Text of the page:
How did I feel? What did 9/11 do to me? How did it affect the way I did my job? These are all questions I get from students each time I do a talk about the attacks.

Looking back on 18 years ago, I remember feeling angry at God. Had He allowed for this to happen? I yearned for the answer to that question. I looked to my church (I am a Roman Catholic) for adequate ways to quell my inner frustrations. I recall saying a prayer the morning after the attacks on my way to work. It was my way of trying to find some inner peace.

So I am looking back on that stunning day as a journalist and as a Christian.

The entire time, I had a job to do. I had to divide the personal from the professional. Never in my life has that been so hard to do. It wasn’t until three days later, after hearing Billy Graham speak, did I feel more at ease with what had happened. It helped me make sense of the brokenness.

Indeed, one of my first reactions had been, “God, how could you let this happen?” Of course, God didn’t let this happen. What happened that day was pure evil, the work of Islamic militants who had perverted their religion to justify death. It was the good that would later come out of the tragedy, the stories of heroism and sacrifice, that reflected God’s love.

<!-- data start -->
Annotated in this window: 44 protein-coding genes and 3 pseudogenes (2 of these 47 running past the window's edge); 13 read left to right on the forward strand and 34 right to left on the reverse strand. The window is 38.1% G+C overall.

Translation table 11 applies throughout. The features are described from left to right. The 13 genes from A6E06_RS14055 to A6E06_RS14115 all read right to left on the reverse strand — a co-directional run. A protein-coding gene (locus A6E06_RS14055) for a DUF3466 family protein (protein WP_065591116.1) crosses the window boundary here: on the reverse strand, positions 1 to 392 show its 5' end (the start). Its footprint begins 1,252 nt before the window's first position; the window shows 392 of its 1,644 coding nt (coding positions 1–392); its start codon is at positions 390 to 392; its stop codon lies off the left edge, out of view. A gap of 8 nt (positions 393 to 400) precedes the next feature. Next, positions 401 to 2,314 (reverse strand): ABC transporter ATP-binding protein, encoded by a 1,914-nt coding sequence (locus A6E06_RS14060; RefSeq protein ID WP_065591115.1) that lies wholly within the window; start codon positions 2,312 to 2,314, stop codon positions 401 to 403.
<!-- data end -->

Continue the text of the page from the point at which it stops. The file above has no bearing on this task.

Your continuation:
In the weeks that followed, I covered dozens of funerals, primarily those of firefighters. I found those funeral masses both extremely sad and comforting. I participated in them. When I wasn’t taking down notes and interviewing grieving family members, I remember praying along within everyone else at each one of those services. I was grieving along with everyone else.

There was, you see, no way around the faith elements in this event and this story. That was part of the pain, as well as the basic facts.

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Don’t forget about the role of Catholicism in those ‘Back to School’ stories

Don’t forget about the role of Catholicism in those ‘Back to School’ stories